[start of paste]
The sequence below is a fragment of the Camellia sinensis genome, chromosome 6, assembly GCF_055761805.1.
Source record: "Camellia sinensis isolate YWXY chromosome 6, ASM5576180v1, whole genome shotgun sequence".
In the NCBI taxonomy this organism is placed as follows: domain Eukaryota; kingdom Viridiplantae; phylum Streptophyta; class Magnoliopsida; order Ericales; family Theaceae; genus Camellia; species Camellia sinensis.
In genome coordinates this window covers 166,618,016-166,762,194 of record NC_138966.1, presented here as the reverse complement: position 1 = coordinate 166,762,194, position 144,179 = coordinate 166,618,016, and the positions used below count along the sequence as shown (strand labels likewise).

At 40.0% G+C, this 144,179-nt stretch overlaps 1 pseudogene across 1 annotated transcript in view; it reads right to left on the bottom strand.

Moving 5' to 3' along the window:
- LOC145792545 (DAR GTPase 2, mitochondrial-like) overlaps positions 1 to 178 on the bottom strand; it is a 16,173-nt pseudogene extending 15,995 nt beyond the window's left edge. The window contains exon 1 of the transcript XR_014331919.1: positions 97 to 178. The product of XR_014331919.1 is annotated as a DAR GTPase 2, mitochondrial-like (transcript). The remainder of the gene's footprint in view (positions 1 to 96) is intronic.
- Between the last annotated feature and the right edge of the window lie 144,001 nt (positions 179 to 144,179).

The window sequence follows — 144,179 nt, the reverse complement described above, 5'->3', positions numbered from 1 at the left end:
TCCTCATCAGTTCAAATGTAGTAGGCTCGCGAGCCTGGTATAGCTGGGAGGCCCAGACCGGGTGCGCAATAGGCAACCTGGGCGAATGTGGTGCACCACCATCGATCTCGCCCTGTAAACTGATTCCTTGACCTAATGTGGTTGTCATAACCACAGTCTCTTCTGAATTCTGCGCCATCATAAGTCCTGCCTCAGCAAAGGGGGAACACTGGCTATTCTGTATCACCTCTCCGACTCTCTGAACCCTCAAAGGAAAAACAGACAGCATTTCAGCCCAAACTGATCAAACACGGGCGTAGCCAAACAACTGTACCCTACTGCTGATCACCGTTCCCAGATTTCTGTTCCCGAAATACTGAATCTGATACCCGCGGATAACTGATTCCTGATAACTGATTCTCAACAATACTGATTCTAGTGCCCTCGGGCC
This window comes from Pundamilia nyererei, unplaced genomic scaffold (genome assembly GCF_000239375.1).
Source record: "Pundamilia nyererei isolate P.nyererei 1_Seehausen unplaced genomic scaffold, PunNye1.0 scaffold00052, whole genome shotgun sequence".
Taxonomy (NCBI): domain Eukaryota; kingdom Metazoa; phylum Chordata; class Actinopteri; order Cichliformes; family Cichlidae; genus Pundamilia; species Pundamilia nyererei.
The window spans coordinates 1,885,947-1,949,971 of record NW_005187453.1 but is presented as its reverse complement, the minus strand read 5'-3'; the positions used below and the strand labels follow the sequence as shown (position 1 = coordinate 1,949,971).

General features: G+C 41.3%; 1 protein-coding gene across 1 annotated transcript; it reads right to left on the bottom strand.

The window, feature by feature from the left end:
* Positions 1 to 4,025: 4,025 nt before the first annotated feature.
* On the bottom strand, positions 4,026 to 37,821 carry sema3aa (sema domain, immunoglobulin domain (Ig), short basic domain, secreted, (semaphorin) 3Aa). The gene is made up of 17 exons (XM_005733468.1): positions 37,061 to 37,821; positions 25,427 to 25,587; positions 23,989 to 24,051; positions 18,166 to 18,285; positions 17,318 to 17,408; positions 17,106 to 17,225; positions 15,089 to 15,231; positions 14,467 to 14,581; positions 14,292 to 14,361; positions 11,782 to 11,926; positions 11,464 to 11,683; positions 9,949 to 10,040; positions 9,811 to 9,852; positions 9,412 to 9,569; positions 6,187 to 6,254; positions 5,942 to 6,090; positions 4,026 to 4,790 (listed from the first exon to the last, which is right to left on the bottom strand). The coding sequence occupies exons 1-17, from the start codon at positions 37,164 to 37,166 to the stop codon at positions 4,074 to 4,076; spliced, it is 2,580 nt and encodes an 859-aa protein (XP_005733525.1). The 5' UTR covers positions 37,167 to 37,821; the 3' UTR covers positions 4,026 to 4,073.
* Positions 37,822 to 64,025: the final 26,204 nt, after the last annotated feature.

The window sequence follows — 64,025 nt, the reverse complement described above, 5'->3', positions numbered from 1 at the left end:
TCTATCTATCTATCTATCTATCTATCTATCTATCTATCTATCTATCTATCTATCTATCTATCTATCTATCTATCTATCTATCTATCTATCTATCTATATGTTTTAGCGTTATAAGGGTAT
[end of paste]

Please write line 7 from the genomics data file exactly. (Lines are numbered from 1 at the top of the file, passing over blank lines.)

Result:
- LOC145792545 (DAR GTPase 2, mitochondrial-like) overlaps positions 1 to 178 on the bottom strand; it is a 16,173-nt pseudogene extending 15,995 nt beyond the window's left edge. The window contains exon 1 of the transcript XR_014331919.1: positions 97 to 178. The product of XR_014331919.1 is annotated as a DAR GTPase 2, mitochondrial-like (transcript). The remainder of the gene's footprint in view (positions 1 to 96) is intronic.